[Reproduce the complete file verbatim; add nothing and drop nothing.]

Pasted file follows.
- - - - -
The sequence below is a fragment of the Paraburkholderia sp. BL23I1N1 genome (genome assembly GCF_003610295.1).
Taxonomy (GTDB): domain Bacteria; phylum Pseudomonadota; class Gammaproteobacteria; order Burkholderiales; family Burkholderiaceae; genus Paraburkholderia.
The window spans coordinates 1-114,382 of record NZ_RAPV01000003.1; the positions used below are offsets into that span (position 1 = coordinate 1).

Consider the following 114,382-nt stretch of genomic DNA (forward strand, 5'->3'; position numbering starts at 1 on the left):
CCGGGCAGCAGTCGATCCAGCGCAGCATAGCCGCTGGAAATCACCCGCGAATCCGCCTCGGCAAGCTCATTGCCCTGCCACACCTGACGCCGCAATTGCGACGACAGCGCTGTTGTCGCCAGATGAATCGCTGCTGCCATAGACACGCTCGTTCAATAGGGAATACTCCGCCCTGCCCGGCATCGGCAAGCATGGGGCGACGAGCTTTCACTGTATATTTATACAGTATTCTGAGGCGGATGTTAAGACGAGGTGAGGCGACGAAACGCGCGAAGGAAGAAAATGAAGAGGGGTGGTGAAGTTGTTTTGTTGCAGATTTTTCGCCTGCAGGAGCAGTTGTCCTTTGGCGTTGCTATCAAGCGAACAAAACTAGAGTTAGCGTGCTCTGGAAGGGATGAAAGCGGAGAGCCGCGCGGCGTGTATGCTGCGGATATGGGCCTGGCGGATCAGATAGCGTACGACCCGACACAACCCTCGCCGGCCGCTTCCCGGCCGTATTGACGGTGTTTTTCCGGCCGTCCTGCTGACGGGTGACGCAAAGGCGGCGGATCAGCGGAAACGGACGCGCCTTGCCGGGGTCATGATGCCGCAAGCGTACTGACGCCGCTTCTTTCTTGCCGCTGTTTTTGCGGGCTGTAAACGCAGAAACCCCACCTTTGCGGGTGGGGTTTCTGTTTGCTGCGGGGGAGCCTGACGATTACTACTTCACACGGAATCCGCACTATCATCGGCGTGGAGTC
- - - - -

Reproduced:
The sequence below is a fragment of the Paraburkholderia sp. BL23I1N1 genome (genome assembly GCF_003610295.1).
Taxonomy (GTDB): domain Bacteria; phylum Pseudomonadota; class Gammaproteobacteria; order Burkholderiales; family Burkholderiaceae; genus Paraburkholderia.
The window spans coordinates 1-114,382 of record NZ_RAPV01000003.1; the positions used below are offsets into that span (position 1 = coordinate 1).

Consider the following 114,382-nt stretch of genomic DNA (forward strand, 5'->3'; position numbering starts at 1 on the left):
CCGGGCAGCAGTCGATCCAGCGCAGCATAGCCGCTGGAAATCACCCGCGAATCCGCCTCGGCAAGCTCATTGCCCTGCCACACCTGACGCCGCAATTGCGACGACAGCGCTGTTGTCGCCAGATGAATCGCTGCTGCCATAGACACGCTCGTTCAATAGGGAATACTCCGCCCTGCCCGGCATCGGCAAGCATGGGGCGACGAGCTTTCACTGTATATTTATACAGTATTCTGAGGCGGATGTTAAGACGAGGTGAGGCGACGAAACGCGCGAAGGAAGAAAATGAAGAGGGGTGGTGAAGTTGTTTTGTTGCAGATTTTTCGCCTGCAGGAGCAGTTGTCCTTTGGCGTTGCTATCAAGCGAACAAAACTAGAGTTAGCGTGCTCTGGAAGGGATGAAAGCGGAGAGCCGCGCGGCGTGTATGCTGCGGATATGGGCCTGGCGGATCAGATAGCGTACGACCCGACACAACCCTCGCCGGCCGCTTCCCGGCCGTATTGACGGTGTTTTTCCGGCCGTCCTGCTGACGGGTGACGCAAAGGCGGCGGATCAGCGGAAACGGACGCGCCTTGCCGGGGTCATGATGCCGCAAGCGTACTGACGCCGCTTCTTTCTTGCCGCTGTTTTTGCGGGCTGTAAACGCAGAAACCCCACCTTTGCGGGTGGGGTTTCTGTTTGCTGCGGGGGAGCCTGACGATTACTACTTCACACGGAATCCGCACTATCATCGGCGTGGAGTC